Robots may soon deliver your food, but not in San Francisco


If you were wondering where San Francisco draws the line with their tech-loving neighbor’s shenanigans, it’s apparently at “robot food delivery.”

Back in January, Starship Technologies gifted San Francisco, Washington, D.C. and London with a pilot program for robotic food delivery. The company, founded by Skype co-founders Ahti Heinla and Janus Friis and based in Estonia, worked with DoorDash and Postmates to deliver food in 15-30 minutes within a two to three mile radius all the while keeping your meal hot or cold in its cute little carrier. Reviews were good and all seemed well with this delightful development.

This week, however, Norman Yee, a long-time San Francisco supervisor put forth legislation to rain on this parade of food-filled robots. Yee’s primary concern is that the bots are taking jobs away from citizens (fair) and that there could be safety risks for children, people with disabilities and seniors.

Basically, he feels like the robots’ speed and movement function more like skateboarders or bikers than pedestrians. San Francisco doesn’t allow bikers or skateboarders on sidewalks and hence, Yee believes, neither should the city allow robots. The bots move at a rate of about four miles an hour and are totally automated, though during this pilot period, humans still monitor their progress with the ability to assume control at any time.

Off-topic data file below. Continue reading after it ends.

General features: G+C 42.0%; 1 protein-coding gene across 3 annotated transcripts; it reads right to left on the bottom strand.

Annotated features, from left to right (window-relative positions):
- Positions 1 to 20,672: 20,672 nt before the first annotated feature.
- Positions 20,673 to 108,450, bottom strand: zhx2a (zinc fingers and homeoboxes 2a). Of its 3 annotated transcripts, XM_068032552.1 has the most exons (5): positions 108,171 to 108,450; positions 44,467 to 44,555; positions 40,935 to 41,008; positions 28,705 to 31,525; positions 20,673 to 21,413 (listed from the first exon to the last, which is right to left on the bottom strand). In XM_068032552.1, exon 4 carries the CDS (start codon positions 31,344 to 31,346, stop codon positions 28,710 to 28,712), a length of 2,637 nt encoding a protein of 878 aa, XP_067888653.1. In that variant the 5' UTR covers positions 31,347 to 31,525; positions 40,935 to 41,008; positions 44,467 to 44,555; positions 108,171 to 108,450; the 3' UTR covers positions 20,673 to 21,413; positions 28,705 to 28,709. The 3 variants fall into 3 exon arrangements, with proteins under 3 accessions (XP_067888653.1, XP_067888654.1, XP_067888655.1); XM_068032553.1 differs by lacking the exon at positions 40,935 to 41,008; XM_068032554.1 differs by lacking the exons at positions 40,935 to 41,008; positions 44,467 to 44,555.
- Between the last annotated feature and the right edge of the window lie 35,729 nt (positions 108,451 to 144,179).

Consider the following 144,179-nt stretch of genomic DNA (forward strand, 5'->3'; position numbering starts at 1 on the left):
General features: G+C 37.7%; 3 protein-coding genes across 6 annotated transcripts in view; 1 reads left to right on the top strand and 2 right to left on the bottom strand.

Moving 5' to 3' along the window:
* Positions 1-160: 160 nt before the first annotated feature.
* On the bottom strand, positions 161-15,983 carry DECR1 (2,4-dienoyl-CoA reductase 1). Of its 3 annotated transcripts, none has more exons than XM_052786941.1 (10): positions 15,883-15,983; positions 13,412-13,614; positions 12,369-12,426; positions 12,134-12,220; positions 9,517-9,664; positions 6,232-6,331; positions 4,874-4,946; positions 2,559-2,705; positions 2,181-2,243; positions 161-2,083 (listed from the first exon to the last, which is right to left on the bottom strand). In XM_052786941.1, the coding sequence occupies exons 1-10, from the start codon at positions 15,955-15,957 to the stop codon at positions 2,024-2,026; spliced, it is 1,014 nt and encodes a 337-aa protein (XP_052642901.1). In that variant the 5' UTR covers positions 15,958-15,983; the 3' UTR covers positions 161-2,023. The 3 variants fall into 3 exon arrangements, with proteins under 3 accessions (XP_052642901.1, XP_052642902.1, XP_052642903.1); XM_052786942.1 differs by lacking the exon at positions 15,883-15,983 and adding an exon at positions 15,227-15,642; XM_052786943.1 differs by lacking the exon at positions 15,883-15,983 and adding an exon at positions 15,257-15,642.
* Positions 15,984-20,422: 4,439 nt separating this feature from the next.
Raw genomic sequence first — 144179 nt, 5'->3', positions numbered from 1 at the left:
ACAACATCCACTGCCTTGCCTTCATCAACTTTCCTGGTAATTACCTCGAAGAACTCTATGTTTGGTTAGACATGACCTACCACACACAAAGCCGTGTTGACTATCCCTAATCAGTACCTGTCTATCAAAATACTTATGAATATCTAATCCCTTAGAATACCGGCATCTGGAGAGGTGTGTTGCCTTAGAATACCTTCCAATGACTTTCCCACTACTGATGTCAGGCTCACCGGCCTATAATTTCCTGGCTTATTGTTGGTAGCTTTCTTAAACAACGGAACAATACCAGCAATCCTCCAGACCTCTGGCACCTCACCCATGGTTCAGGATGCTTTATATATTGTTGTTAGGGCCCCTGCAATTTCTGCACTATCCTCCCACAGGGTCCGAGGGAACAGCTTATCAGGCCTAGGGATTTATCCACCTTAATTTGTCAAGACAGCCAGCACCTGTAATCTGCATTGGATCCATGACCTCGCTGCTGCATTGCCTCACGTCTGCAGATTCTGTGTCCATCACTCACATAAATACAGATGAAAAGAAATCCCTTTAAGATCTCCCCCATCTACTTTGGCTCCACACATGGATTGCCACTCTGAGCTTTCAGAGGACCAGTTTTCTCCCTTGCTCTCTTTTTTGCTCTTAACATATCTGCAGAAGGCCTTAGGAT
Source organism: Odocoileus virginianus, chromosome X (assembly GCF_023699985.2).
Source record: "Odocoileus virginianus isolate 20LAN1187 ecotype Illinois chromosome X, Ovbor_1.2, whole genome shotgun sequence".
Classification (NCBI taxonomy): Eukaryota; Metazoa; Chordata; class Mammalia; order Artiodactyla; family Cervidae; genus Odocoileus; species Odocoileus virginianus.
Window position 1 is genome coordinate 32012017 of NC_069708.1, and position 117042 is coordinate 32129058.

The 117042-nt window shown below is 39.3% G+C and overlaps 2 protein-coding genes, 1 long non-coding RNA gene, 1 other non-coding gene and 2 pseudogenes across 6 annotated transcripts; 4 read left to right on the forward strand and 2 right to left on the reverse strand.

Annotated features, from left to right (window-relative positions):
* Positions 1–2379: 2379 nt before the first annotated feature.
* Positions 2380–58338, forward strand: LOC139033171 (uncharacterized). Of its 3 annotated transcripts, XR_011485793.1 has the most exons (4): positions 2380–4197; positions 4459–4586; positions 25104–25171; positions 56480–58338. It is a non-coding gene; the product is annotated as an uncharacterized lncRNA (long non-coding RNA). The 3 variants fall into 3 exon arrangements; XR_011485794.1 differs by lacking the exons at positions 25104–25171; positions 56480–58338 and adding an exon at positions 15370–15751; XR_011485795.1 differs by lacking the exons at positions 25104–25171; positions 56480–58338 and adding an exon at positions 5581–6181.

While San Francisco considers banning robotic delivery, Wisconsin and Florida are considering broad legislation that allows it. Legislation that is almost identical to laws in place in Virginia and Idaho. This sweep of pro-robotic legislation is due in part to the efforts of Starship Technologies. While it’s not the only food delivery ‘bot in the game — SF-based Dispatch and Marble are also testing their products in the Bay — Starship is still the most notable player in the space.

Notably, the legislation they are pushing through is also a work of market-stunting genius. The language in the laws specifies robot sizes, shapes and weights — specifics that only Starship’s robots currently fit.